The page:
While writing one of my first Ruby projects I cam across an interesting behavior that initially had me confused. Ruby being a dynamic language, you aren’t declaring specific types so there is a degree of trust in the ruby interpreter. I was doing some simple mathematical formulas but when I ran my unit tests the result were wrong. It turns out that when you divide two integer values the default result type is an integer.
puts 9 / 2 => 4
Looking into it there seem to be two ways to address this, the first is to convert one of the values to a float and the second is to use the quo() method.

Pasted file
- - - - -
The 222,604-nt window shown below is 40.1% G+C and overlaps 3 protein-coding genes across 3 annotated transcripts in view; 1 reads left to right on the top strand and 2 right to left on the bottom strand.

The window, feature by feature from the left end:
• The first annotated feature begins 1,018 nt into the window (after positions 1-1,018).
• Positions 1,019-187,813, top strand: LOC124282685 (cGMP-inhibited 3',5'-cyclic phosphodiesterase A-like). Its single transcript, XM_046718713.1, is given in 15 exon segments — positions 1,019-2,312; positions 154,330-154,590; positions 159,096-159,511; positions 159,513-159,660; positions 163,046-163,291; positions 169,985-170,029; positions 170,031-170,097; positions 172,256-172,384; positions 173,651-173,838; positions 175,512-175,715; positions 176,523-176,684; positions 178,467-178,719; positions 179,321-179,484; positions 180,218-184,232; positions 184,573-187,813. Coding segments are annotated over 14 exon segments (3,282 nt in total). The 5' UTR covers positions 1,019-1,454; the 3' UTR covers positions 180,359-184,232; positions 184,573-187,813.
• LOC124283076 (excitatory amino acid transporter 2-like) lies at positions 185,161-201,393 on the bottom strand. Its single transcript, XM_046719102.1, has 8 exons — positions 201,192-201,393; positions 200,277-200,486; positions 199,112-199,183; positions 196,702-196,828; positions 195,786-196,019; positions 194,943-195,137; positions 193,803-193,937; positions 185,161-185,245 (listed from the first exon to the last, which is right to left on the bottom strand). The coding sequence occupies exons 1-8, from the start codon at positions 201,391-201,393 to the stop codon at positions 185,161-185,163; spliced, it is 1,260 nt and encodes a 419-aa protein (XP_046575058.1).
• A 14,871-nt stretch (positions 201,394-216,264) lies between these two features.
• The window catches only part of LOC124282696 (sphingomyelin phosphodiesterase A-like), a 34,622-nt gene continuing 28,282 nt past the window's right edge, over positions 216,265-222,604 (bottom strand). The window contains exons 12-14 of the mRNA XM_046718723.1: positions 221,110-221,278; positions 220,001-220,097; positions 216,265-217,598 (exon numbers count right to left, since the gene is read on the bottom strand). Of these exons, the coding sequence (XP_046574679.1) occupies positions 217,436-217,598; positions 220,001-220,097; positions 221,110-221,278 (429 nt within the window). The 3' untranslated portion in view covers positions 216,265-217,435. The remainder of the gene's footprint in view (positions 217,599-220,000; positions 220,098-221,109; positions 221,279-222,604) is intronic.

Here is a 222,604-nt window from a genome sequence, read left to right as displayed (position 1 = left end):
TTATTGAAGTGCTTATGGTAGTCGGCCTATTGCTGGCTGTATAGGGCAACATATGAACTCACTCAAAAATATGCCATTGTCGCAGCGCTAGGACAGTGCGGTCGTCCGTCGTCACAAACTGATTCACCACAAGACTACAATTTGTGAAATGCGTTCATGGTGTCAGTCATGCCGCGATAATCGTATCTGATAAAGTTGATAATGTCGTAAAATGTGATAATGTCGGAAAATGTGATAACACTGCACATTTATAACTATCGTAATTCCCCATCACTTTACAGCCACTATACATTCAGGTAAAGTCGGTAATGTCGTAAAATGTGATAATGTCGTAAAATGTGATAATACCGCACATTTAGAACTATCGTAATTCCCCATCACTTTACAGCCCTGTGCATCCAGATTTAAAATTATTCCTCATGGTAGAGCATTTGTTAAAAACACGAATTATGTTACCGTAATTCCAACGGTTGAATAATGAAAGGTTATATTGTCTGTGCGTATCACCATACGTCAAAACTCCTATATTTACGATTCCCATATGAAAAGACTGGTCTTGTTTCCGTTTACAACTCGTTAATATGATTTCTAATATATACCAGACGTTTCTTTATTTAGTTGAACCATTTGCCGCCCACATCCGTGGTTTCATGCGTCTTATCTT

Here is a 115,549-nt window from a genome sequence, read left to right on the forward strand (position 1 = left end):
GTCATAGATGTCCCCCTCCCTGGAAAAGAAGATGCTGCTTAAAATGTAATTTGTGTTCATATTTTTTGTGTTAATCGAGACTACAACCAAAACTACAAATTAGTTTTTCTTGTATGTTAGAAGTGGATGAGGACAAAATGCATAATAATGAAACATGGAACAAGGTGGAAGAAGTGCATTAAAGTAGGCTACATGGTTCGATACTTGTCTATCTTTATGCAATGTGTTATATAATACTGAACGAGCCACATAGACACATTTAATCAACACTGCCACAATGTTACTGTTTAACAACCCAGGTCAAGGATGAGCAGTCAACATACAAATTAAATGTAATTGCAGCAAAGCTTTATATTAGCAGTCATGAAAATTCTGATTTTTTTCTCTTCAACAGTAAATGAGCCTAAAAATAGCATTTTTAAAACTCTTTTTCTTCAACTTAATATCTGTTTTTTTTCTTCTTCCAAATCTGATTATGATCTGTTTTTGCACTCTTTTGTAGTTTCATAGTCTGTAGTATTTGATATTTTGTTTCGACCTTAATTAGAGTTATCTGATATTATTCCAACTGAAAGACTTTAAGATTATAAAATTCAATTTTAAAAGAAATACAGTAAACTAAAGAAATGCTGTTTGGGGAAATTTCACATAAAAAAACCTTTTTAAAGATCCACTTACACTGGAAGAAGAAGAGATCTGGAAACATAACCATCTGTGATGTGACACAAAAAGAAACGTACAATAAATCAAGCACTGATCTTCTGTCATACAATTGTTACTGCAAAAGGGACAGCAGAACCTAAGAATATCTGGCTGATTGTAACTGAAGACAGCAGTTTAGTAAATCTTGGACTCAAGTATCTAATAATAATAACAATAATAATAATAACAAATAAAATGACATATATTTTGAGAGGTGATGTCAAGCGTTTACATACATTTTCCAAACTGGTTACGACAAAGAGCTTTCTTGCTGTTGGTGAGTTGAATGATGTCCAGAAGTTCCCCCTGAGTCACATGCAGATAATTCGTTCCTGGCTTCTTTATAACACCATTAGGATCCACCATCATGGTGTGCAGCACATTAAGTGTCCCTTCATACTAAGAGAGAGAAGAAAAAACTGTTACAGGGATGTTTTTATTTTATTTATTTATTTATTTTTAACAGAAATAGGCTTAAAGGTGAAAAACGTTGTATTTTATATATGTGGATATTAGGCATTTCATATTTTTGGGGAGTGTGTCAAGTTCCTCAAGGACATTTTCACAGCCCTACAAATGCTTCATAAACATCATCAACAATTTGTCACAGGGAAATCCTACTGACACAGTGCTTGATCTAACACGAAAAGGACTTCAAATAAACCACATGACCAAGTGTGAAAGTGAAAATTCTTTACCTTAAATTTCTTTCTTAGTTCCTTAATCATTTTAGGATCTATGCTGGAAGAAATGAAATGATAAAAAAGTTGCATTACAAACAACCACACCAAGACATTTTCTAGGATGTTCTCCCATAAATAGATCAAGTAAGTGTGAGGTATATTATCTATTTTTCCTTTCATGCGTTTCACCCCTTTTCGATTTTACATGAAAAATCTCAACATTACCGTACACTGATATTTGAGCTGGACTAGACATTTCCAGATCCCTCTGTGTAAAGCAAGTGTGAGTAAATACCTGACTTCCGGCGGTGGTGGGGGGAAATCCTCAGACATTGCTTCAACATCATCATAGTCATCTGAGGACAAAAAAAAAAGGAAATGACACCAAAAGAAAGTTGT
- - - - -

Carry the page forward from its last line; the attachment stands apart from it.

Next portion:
puts 9.to_f / 2 => 4.5
puts 9.quo(2) => 9/2
The thing with the last example is that the quo() method on a Fixnum type returns a rational type. Not sure about the benefits of a float v’s a rational so I will leave that choice to you.
One of the consequences of this is a re-emphasising of the importance of unit testing ruby code. If you have a method that does division you will need to include test that ensure that it will support both fixnum and float types.
def divTest(val1, val2) val1 / val2 end puts divTest(9, 2) => 4 puts divTest(9.0, 2) => 4.5 puts divTest(9.to_f, 2) => 4.5
In this case you can see that the method returns different results based on the type of numeric value that is being passed in. One of those learning curve bumps that you can burn a bit of time on.